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Why we work in communities for 15 years

World Vision
23 September 2015 by Dickens Thunde
Why we work in communities for 15 years

It’s not as easy as building a school – in order to improve education World Vision work with the wider community to understand their values and needs, and then change is possible. Photo by May Ondeng.

World Vision Kenya’s National Director, Dickens Thunde, has been working for World Vision for more than 30 years. He shares his firsthand knowledge of the challenges and breakthroughs in traditional Kenyan communities and explains why sponsorship projects are 15 years long.

Projects are given a lifespan of 15 years because development is not simple. It takes time.

As an outsider coming in, they may see a community with no schools and say “let’s build a school” – this is very easy to do. What’s difficult is making sure it’s what the community want and will benefit from it in the long term too.

World Vision work with communities to understand what it really is that they need in order to see breakthrough – and we find that the issues that matter always vary from community to community.

The Massai – understanding what will work and what won’t

I can share with you an example of a project that targets pastoralist communities – the Massai – who are constantly moving and taking their animals to places where they can find grass and water.

We started with this community thinking that perhaps what they needed at that time was education. So we set up an education project in the community, and it didn’t work for many years.

When drought came, we watched as whole communities would move; migrating together with their children to find areas that had water and the children wouldn’t go to school. It wasn’t until much later we discovered that what they really needed was water.

So when we managed to drill boreholes and supply water for them and their animals; it made the communities stay in one place for a long time – and as a result, education became possible.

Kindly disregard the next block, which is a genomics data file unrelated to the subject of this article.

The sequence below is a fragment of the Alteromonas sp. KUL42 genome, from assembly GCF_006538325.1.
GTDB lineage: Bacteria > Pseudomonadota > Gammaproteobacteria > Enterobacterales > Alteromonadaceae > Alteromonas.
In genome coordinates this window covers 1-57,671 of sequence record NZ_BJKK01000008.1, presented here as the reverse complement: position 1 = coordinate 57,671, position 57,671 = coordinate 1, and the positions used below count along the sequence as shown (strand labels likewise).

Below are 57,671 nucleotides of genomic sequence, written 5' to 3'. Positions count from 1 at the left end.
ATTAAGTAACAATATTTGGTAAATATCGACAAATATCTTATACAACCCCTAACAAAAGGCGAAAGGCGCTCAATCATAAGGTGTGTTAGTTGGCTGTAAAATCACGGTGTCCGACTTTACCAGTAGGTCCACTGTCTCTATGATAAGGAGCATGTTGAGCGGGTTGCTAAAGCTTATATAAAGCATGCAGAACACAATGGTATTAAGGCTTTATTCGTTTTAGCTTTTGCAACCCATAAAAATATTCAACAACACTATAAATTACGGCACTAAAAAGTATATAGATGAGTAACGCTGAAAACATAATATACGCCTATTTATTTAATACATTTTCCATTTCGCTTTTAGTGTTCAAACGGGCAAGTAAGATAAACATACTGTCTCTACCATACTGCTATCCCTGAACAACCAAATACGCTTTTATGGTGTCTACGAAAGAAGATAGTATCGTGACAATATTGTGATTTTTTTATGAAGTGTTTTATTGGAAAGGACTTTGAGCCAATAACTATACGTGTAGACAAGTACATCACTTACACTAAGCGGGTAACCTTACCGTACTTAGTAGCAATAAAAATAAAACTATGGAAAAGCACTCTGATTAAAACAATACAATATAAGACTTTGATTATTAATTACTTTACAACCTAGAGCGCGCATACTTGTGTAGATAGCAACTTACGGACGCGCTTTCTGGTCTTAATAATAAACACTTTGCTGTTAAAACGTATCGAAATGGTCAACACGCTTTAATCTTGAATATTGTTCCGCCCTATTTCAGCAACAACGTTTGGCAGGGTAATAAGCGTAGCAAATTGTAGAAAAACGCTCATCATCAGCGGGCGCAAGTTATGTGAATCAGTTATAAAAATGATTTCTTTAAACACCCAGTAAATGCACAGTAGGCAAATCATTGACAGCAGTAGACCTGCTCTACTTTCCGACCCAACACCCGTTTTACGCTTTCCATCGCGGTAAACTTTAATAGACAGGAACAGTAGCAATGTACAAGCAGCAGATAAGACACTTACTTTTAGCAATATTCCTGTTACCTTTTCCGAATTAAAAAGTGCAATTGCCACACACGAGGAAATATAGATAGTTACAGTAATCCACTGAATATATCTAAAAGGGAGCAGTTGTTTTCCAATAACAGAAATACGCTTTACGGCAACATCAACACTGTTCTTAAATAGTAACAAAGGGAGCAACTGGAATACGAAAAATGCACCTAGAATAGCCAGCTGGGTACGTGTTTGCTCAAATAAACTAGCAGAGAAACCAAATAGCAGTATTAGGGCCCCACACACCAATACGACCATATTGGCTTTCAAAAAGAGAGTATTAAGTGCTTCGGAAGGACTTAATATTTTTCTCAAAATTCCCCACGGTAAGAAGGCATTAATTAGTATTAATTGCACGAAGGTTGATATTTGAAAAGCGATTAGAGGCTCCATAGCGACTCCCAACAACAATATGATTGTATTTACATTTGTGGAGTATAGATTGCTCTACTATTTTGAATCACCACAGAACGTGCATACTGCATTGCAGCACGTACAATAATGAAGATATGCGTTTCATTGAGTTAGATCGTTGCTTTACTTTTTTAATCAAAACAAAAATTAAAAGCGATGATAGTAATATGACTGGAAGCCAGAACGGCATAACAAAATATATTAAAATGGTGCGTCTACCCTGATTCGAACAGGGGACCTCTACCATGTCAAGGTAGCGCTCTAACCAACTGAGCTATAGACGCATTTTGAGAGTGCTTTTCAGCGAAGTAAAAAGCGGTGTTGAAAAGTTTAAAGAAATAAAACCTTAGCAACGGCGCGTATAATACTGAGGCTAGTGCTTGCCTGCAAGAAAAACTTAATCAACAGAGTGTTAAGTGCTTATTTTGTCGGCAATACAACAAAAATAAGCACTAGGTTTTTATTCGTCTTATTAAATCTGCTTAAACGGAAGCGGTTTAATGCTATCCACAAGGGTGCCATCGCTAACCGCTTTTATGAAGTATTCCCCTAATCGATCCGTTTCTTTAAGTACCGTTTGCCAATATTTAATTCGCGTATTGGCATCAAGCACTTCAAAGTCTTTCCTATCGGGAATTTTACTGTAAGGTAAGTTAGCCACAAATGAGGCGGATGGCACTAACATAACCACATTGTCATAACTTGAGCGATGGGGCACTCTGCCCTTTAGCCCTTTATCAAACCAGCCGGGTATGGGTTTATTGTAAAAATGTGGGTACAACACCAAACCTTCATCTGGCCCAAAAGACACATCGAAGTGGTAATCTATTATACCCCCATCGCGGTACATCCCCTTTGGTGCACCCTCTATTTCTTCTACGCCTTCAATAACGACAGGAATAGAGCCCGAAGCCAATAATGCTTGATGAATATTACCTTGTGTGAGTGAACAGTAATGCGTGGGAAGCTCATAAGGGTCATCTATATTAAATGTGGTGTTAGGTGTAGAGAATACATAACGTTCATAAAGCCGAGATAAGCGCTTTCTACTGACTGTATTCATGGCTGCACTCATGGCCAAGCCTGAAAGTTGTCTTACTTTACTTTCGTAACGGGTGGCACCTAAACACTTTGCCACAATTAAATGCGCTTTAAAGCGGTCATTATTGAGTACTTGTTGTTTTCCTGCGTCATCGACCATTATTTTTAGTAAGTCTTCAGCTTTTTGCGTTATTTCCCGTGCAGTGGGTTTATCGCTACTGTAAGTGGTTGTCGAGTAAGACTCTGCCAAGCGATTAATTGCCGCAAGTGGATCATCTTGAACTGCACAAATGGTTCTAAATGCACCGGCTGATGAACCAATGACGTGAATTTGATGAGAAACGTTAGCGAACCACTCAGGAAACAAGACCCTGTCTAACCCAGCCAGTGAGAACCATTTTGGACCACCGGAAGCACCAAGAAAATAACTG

With access to water, they were able to have healthy animals and sell them at better prices.

With water, they were able to wash themselves and be free from diarrhoea and infection. But it took us time to get to that.

So that is why I say it varies. It’s important to understand what it is that will trigger the other development processes to take place.

  • Children lining up for water at a World Vision water tank
    “Water is life for every child” – access to clean water is so important and keeps children in school. Photo by World Vision Kenya.

 

Life before accessible water

When I went there recently, the community told me: “For us, this has been a major breakthrough, because when we didn’t have water, we were chasing water points everywhere and then in the process we could not have a permanent home.”

In fact, some of the stories I hear are so dramatic, in a sense of how much these people‘s lives had changed.

An old man was telling me that there were times when water was just not available to the extent that they didn’t even have a bath for months, and the easiest thing they could do was follow the animals, carry empty buckets and catch their urine to use it for washing their bodies. It was as bad as that. They would say, “If you do anything else, it’s not as critical for us, but water has made a huge difference in our lives”.

World Vision Australia is currently supporting a community learning centre in this area, now that the community are aware of how important education is, they want to learn.

During the day, it’s the young students that go to learn, but in the afternoon, it’s the adults who now go to learn computer skills. They read current information and use these resources and skills to learn about health and other various issues. They’ve learned so much. Just because water is now available, World Vision are able to do start new projects that otherwise could not have been possible.

Not just empty buildings

If a community has started focusing on infrastructure then you may see the infrastructure sprouting; but the immediate impact will not be there for another five years or so.

If we build schools, you may not see the impact until the community members themselves become fully aware of the need to send their children to school, so that they are not just empty buildings.

I have been in this work for 30 years now. Infrastructure development programs are very easy to do, but it’s the attitudinal change that actually requires a lot of time. And people need time to compare and see that it actually works before they can embrace any change. Changing the attitudes of people is not a one day activity; it does require time, which is why we need 15 years to see change. The more they see the evidence that it is working, the faster they grasp that change.

Dickens Thunde

Dickens is the National Director of World Vision Kenya.

 

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